The airline industry experiences growing congestion in the airspace over Europe, making problems more and more common and increasingly difficult to solve without causing new problems. Management of disruption occurring on the day of operation has therefore become an increasingly important issue for the airlines. In fact, all airlines suffer from operational disruption on a regular basis. Disruption shows itself in many ways, whether it be a small disruption, such as an inbound delay from Paris, a medium disruption, say an air traffic control strike in France, or a massive disruption scenario, such as severe weather conditions (e.g. fog or snow) at the UK’s largest airport, London Heathrow.
This project aimed at producing a decision support tool for the management of disruptions in an integrated fashion, taking the key resources into account (aircraft, crew; and most importantly perhaps, the passengers).
The project overall aim was to improve the efficiency of the European transportation system by assisting airlines to recover faster from disruptions. The outcome from using the tool would be faster recovery from disruptions, better service to the customers, fewer delays, fewer costs for the airline, and less unnecessary flying due to disruption.
More in detail, the objectives were:
- To develop a decision support tool for integrated crew and aircraft recovery on the day of operation.
- To jointly develop a prototype version of the integrated system, which would be accepted by experienced operations controllers to be used in managing the operation. It was planned that the prototype would be developed to a state where it was ready to be operational though may still require some productisation.
- Through methodological development enable the real-time solution of large-scale re-planning problems, whereby the methods and algorithms that are been developed would be useful in a number of other industrial cases, for example routing of vehicles, production planning in shipyards, and network planning in telecommunication.
At the beginning of the project the consortium decided against using a traditional 'waterfall' project methodology. Principally this was due to the ambitious nature of Descartes. A methodology was needed which would allow the requirements to be collated in an iterative manner, therefore minimising the risk of detailing the requirements incorrectly which would lead to an undesirable result. An iterative approach proved to be the right one, since as the project progressed changes to the requirements occurred due to a growing understanding of the business by the developers and a deeper understanding of the technical possibilities.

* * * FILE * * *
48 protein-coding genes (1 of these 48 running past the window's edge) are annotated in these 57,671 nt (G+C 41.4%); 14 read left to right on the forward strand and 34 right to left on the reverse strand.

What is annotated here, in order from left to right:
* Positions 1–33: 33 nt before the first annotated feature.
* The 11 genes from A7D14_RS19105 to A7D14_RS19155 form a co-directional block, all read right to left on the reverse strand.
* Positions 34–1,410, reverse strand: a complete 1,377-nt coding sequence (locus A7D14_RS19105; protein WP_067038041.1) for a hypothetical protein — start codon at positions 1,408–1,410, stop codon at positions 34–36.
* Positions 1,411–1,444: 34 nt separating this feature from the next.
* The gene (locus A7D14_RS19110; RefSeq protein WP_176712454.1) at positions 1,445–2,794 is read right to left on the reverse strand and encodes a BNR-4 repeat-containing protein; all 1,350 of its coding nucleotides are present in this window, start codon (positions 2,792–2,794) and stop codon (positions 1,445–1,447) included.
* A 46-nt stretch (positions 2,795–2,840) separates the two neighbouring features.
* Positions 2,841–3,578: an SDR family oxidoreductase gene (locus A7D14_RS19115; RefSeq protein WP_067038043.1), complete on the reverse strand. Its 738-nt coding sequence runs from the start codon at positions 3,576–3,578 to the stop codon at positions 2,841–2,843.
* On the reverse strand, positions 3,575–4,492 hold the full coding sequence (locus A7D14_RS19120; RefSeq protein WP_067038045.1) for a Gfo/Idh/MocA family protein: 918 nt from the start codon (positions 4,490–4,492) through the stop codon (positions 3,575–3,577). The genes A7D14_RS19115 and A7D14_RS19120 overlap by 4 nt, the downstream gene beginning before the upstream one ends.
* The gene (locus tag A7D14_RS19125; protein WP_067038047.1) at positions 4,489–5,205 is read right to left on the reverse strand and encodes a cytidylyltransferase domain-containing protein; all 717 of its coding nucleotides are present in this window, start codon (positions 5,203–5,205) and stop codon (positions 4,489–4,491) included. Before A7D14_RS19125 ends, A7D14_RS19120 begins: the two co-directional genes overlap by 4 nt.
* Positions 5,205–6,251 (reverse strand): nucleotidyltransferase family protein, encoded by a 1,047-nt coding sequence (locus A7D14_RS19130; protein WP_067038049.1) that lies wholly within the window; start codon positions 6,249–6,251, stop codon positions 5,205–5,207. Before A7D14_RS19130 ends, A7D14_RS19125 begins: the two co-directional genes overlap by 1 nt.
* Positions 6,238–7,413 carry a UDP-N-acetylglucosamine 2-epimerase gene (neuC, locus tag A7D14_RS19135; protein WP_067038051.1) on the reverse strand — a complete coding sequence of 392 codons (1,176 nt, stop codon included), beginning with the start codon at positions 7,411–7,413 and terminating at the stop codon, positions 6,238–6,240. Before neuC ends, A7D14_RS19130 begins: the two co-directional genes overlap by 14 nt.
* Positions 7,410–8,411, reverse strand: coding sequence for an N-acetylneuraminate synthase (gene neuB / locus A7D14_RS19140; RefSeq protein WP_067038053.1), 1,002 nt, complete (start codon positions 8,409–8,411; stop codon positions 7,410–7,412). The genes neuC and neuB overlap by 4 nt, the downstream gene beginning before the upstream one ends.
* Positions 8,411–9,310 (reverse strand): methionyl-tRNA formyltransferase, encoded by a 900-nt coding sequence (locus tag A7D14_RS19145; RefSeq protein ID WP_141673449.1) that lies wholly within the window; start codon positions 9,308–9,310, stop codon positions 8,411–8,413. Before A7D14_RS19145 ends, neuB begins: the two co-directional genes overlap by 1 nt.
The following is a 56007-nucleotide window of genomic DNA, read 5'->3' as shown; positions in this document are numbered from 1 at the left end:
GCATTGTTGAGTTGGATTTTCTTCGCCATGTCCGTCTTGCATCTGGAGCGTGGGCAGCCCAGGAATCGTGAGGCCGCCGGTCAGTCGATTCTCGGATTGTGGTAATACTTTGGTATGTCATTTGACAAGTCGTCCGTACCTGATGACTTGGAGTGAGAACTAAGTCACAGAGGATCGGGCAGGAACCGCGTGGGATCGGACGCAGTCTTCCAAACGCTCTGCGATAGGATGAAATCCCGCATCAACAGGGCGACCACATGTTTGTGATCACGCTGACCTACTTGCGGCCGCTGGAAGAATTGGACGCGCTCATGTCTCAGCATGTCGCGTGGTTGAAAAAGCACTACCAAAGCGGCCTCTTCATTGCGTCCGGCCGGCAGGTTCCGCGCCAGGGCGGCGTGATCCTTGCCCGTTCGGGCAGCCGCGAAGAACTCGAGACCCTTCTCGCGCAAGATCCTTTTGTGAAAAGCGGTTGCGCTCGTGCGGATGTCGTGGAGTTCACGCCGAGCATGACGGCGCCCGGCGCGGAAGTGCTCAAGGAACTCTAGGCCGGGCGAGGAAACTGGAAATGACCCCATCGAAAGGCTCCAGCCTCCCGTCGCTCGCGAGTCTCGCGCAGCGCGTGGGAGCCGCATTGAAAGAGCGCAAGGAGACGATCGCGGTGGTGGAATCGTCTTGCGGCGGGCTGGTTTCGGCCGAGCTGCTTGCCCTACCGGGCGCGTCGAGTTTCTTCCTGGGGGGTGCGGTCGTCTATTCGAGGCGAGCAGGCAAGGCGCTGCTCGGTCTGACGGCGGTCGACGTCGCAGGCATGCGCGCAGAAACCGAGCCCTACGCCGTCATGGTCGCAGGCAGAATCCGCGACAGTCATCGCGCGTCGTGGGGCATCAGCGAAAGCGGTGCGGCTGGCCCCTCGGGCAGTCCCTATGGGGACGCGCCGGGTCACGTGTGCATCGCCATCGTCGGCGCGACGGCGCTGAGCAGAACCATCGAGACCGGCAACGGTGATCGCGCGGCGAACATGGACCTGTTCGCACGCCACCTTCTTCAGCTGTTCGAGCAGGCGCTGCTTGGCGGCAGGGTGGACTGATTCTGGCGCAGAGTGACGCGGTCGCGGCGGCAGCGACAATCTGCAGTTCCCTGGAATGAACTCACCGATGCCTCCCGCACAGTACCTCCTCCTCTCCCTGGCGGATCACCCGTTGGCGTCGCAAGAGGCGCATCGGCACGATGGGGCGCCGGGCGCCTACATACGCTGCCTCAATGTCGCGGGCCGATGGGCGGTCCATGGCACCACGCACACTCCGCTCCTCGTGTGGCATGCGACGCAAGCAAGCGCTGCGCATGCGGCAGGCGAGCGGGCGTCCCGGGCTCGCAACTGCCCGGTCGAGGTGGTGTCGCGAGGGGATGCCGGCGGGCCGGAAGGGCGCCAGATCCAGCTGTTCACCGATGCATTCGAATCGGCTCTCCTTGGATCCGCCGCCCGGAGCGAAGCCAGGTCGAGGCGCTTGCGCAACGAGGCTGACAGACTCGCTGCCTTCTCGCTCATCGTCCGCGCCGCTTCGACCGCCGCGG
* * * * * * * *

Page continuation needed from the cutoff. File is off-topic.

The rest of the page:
The project methodology adopted by the consortium was DSDM (Dynamic System Development Method), whose inherent features include a prototyping approach and other features that were adapted to meet the needs of the Descartes project.
The core principles used in DSDM are:
- active user involvement;
- empowerment of the core project team to enable quick and timely decisions;
- frequent deliverables in agreed timeboxes;
- iterative and incremental developments, including testing in each timebox;
- requirements are base-lined at a high level.
Overall this approach has worked well, with regular prototyping allowing corrections to be made and risks to be addressed (for instance, the good results from the Descartes Passenger Recovery System has allowed development to be focused more on this system). On the other hand initial difficulties experienced with the development of the Crew System (due to the complexity of how the flight crew are managed on the day) required a more lengthy development on this system.
The project was divided into three groups of activities.
- The first group was user oriented and mainly concerned with the definition of the problem and the organisational setting where the product was going to be used as well as serving as management of the project.
- The second group was concerned with how to solve the problem. It was centred around three prototypes each addressing the disruption management problem, each in more detail than the previous one. For each of these cases, optimisation models were developed which handled the integrated problem of aircraft, crew and passengers. To support the optimisation models (and to make sure that the cases map all relevan
The result of the Descartes project is the development of a decision support tools designed to handle all sizes of disruption and able to match or better the decisions that the Operations Controllers make (in terms of speed and cost).